New minimally-invasive bunionectomy challenges traditional methods for painless relief

Denise Dador Image
Saturday, March 9, 2024
New bunionectomy challenges traditional methods for painless relief
New bunionectomy challenges traditional methods for painless relief

Bunions are small bony bumps on toes that cause tremendous pain. Surgery is the solution, but a traditional method is being challenged by a newer, groundbreaking procedure called a minimal bunionectomy.

On dog walks, sharp pain would stop Megan Christopher in her tracks.

"I remember stopping and really crying," she said.

She's always on her feet as a busy mom of three teenage daughters, but bony growths on her toes called bunions caused her agony.

"At night, when I finally took my shoes off and would be sitting down, my foot would just throb," said Christopher.

After a painful open bunionectomy a few years ago, she investigated a new procedure called a minimally-invasive bunionectomy.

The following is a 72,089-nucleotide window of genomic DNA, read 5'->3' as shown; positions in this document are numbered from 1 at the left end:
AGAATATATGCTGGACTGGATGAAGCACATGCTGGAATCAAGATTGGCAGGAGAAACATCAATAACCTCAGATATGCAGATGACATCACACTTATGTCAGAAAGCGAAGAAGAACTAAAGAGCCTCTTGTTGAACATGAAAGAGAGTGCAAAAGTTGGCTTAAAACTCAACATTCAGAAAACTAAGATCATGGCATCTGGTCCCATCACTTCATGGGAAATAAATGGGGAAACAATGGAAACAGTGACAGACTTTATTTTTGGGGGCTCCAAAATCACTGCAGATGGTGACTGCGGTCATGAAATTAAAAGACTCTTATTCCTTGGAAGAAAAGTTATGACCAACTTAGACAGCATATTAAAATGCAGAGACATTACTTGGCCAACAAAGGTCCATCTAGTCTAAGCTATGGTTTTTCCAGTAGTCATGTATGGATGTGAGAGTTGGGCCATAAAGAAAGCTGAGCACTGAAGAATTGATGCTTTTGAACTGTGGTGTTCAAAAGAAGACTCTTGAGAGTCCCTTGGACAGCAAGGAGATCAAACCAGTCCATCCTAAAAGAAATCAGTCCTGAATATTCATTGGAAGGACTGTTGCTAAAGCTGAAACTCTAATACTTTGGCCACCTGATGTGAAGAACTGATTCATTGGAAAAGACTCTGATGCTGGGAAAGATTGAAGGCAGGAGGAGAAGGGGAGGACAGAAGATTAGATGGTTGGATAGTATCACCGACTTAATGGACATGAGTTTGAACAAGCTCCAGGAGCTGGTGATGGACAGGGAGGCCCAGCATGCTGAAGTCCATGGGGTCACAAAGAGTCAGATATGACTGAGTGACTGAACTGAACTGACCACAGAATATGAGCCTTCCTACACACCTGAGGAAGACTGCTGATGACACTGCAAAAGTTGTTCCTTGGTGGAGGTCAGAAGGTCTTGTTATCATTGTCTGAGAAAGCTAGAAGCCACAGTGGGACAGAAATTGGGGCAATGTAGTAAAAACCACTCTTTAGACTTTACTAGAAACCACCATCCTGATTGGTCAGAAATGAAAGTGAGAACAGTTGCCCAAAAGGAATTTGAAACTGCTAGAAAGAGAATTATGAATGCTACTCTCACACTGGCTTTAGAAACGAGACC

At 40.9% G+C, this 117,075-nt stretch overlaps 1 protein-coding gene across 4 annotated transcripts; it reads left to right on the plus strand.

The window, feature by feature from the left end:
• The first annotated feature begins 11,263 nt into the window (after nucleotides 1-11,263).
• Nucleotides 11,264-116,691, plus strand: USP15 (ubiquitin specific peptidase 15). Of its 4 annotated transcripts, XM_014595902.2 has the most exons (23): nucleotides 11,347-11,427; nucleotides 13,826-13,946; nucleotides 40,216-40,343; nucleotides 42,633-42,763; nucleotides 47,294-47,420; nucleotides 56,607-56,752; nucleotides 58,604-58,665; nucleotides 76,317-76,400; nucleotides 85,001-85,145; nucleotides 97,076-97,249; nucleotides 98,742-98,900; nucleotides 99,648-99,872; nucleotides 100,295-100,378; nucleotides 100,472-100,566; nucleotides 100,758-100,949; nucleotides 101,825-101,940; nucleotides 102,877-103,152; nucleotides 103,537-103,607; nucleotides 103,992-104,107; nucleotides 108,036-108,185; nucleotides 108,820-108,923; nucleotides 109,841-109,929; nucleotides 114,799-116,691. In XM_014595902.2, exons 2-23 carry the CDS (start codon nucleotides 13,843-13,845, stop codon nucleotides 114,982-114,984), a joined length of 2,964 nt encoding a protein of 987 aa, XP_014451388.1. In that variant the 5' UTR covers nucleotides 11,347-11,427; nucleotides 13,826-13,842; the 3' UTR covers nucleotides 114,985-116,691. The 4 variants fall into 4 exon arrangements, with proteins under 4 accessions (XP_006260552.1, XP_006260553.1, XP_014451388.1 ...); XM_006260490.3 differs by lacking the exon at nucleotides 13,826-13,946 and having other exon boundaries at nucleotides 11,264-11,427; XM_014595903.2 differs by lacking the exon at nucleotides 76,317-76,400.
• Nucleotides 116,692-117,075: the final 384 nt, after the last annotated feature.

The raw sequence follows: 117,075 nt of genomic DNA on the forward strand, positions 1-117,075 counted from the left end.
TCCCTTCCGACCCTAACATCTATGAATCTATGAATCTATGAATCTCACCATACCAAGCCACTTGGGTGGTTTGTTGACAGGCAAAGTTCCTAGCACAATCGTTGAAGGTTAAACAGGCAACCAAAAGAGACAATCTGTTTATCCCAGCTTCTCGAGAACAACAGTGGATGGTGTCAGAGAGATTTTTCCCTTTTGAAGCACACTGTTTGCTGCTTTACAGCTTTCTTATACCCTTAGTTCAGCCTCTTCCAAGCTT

"Now, we use tools that allow us to do these small keyhole incisions, to do that same sort of precise cut. Patients, for the first two months, will have much less pain and swelling with the minimally-invasive techniques than with the traditional invasive open bunion surgery," said Dr. Rebecca Cerrato with the Institute for Foot and Ankle Reconstruction at Mercy in Baltimore.

How do people get bunions? It may surprise you that poor-fitting footwear isn't at the top of the list.

"Most people come in and there's, probably, multiple causes, even for that person. It's not just bad shoe wear or high heels. Probably the most common cause is genetics," said Cerrato.

Patients who undergo a minimally-invasive bunionectomy can usually get into a normal shoe within six weeks and progress to biking and walking. Megan's added bonus was not having to look at her distorted feet.

"Yeah, I'm back, like, you know, I can get in shoes, and sometimes I'm walking in my closet and I'll stop and I'm like, 'Oh my gosh, those are my feet. They look so good, like, they look so normal!" Christopher said.

The smaller, minimally-invasive incisions are performed with specialized instruments to realign the foot and remove pressure.

Doctors caution that not all bunions can be treated by this new surgical approach and that the bunions may come back, but are usually not as painful.